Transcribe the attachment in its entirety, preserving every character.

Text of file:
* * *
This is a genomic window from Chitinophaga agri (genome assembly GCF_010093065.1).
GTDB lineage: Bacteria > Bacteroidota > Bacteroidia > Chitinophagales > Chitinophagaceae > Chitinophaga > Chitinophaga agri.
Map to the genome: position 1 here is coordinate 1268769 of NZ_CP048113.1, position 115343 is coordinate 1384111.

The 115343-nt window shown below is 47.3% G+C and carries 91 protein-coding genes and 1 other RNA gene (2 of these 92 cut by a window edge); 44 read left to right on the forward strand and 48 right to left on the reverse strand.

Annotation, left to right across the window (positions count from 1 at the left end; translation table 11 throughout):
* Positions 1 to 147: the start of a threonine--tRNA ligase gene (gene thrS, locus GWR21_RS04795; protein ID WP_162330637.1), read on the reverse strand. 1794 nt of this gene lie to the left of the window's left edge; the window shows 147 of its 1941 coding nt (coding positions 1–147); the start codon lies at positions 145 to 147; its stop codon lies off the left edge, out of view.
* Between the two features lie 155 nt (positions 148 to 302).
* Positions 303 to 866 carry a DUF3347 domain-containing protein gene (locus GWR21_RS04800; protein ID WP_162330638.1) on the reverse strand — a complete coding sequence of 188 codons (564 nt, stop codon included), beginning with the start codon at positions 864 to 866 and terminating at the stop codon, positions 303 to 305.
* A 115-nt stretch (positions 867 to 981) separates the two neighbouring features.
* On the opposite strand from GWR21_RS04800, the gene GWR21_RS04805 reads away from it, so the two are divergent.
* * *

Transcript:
This is a genomic window from Chitinophaga agri (genome assembly GCF_010093065.1).
GTDB lineage: Bacteria > Bacteroidota > Bacteroidia > Chitinophagales > Chitinophagaceae > Chitinophaga > Chitinophaga agri.
Map to the genome: position 1 here is coordinate 1268769 of NZ_CP048113.1, position 115343 is coordinate 1384111.

The 115343-nt window shown below is 47.3% G+C and carries 91 protein-coding genes and 1 other RNA gene (2 of these 92 cut by a window edge); 44 read left to right on the forward strand and 48 right to left on the reverse strand.

Annotation, left to right across the window (positions count from 1 at the left end; translation table 11 throughout):
* Positions 1 to 147: the start of a threonine--tRNA ligase gene (gene thrS, locus GWR21_RS04795; protein ID WP_162330637.1), read on the reverse strand. 1794 nt of this gene lie to the left of the window's left edge; the window shows 147 of its 1941 coding nt (coding positions 1–147); the start codon lies at positions 145 to 147; its stop codon lies off the left edge, out of view.
* Between the two features lie 155 nt (positions 148 to 302).
* Positions 303 to 866 carry a DUF3347 domain-containing protein gene (locus GWR21_RS04800; protein ID WP_162330638.1) on the reverse strand — a complete coding sequence of 188 codons (564 nt, stop codon included), beginning with the start codon at positions 864 to 866 and terminating at the stop codon, positions 303 to 305.
* A 115-nt stretch (positions 867 to 981) separates the two neighbouring features.
* On the opposite strand from GWR21_RS04800, the gene GWR21_RS04805 reads away from it, so the two are divergent.